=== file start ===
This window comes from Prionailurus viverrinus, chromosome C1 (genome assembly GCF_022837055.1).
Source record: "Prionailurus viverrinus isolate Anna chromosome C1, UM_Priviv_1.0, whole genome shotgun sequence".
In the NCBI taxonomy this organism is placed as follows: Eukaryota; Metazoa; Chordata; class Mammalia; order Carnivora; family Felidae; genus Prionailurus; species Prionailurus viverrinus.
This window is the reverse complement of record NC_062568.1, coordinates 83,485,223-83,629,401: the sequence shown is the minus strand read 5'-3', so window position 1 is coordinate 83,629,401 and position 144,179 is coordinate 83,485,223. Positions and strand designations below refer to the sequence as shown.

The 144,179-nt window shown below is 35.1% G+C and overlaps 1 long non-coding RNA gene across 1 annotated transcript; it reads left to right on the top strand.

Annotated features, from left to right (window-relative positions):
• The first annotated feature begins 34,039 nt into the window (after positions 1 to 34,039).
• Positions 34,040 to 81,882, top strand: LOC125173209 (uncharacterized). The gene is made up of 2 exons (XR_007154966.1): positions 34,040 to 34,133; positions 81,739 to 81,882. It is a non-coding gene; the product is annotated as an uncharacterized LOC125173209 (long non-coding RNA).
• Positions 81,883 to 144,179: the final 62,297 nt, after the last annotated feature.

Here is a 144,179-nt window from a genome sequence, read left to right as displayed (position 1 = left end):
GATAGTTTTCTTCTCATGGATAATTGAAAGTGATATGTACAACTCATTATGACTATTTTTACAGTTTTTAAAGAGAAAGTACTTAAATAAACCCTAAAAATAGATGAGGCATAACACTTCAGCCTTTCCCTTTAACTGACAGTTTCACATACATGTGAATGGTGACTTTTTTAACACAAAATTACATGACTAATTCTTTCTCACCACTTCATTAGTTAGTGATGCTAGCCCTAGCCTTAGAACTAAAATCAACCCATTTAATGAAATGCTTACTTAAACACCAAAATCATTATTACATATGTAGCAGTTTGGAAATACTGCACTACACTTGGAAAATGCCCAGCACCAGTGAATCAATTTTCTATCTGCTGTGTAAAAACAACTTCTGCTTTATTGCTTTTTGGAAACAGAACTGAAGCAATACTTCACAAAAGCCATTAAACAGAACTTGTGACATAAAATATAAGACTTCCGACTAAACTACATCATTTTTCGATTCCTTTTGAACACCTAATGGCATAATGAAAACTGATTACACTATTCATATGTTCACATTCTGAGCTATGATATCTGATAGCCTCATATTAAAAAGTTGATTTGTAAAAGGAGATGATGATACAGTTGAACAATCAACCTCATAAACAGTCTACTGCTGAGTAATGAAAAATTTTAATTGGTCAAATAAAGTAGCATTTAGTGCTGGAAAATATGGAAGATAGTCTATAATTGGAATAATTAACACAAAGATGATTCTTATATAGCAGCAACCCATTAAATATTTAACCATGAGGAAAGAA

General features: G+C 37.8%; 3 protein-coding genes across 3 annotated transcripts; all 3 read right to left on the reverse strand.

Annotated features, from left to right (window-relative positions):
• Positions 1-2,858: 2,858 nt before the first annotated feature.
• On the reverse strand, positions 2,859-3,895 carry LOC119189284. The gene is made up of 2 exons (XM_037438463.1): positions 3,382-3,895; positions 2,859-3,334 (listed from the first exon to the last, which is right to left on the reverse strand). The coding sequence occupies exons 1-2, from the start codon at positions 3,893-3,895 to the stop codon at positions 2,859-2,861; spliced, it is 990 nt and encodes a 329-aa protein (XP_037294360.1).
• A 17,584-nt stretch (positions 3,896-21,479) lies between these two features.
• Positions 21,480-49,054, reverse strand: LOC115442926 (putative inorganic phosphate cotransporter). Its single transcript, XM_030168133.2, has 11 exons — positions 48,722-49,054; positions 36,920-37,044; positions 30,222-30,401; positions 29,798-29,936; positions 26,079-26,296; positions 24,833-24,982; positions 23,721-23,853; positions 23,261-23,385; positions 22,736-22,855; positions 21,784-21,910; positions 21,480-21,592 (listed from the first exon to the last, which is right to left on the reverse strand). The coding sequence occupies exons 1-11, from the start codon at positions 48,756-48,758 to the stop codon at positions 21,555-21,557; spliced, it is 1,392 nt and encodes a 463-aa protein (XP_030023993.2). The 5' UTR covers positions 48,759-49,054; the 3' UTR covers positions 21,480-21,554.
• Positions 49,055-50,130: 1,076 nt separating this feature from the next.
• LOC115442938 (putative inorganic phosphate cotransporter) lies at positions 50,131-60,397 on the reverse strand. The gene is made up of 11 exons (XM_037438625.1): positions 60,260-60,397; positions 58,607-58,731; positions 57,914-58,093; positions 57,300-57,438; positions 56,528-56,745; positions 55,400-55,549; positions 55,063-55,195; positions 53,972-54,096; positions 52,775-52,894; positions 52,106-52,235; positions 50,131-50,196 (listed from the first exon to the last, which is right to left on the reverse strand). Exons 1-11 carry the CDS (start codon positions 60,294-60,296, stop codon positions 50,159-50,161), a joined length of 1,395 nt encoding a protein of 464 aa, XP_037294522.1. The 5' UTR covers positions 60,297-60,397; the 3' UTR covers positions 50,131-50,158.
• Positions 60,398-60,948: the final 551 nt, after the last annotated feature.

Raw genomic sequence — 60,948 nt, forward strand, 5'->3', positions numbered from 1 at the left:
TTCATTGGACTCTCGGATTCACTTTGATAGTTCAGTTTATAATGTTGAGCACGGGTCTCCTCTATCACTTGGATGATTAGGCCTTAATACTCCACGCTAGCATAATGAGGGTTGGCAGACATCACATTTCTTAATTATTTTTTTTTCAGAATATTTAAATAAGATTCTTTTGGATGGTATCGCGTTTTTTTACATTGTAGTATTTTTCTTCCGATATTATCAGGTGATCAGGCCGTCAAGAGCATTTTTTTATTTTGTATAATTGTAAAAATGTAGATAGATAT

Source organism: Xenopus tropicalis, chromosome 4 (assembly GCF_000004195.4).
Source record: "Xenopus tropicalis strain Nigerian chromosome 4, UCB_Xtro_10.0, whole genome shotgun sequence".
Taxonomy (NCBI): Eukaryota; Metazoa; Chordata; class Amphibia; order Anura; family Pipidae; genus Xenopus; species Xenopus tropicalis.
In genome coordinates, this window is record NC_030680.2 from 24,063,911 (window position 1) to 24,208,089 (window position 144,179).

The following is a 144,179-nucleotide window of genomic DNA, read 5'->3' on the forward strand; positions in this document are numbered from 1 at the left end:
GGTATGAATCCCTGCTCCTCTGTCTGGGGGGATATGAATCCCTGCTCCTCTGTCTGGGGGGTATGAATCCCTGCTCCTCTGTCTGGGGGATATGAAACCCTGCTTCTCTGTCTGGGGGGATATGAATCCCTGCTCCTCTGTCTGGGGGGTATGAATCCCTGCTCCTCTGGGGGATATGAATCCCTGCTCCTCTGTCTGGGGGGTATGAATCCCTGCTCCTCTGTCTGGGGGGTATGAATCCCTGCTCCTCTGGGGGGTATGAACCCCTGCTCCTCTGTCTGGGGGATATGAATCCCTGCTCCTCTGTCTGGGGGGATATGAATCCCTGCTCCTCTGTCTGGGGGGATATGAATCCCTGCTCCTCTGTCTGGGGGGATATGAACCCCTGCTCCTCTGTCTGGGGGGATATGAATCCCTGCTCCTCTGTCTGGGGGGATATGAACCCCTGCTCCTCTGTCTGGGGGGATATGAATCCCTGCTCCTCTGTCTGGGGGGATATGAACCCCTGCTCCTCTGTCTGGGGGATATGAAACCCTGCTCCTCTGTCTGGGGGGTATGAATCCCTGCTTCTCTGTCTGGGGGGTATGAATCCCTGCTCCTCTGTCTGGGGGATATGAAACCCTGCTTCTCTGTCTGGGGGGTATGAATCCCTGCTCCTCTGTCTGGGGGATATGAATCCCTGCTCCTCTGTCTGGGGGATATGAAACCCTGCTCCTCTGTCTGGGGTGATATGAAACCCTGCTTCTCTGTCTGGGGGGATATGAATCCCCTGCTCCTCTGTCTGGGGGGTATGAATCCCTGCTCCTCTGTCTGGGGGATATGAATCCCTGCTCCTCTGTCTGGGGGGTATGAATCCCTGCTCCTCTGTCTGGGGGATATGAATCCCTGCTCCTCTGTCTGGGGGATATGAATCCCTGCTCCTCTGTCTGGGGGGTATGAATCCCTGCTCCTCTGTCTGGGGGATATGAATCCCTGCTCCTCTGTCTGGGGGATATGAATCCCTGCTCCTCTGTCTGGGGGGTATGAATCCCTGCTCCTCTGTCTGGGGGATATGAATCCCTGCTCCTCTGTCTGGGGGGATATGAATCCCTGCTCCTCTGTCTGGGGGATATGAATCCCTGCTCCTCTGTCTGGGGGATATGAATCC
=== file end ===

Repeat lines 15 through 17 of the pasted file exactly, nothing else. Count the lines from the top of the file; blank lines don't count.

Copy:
• On the reverse strand, positions 2,859-3,895 carry LOC119189284. The gene is made up of 2 exons (XM_037438463.1): positions 3,382-3,895; positions 2,859-3,334 (listed from the first exon to the last, which is right to left on the reverse strand). The coding sequence occupies exons 1-2, from the start codon at positions 3,893-3,895 to the stop codon at positions 2,859-2,861; spliced, it is 990 nt and encodes a 329-aa protein (XP_037294360.1).
• A 17,584-nt stretch (positions 3,896-21,479) lies between these two features.
• Positions 21,480-49,054, reverse strand: LOC115442926 (putative inorganic phosphate cotransporter). Its single transcript, XM_030168133.2, has 11 exons — positions 48,722-49,054; positions 36,920-37,044; positions 30,222-30,401; positions 29,798-29,936; positions 26,079-26,296; positions 24,833-24,982; positions 23,721-23,853; positions 23,261-23,385; positions 22,736-22,855; positions 21,784-21,910; positions 21,480-21,592 (listed from the first exon to the last, which is right to left on the reverse strand). The coding sequence occupies exons 1-11, from the start codon at positions 48,756-48,758 to the stop codon at positions 21,555-21,557; spliced, it is 1,392 nt and encodes a 463-aa protein (XP_030023993.2). The 5' UTR covers positions 48,759-49,054; the 3' UTR covers positions 21,480-21,554.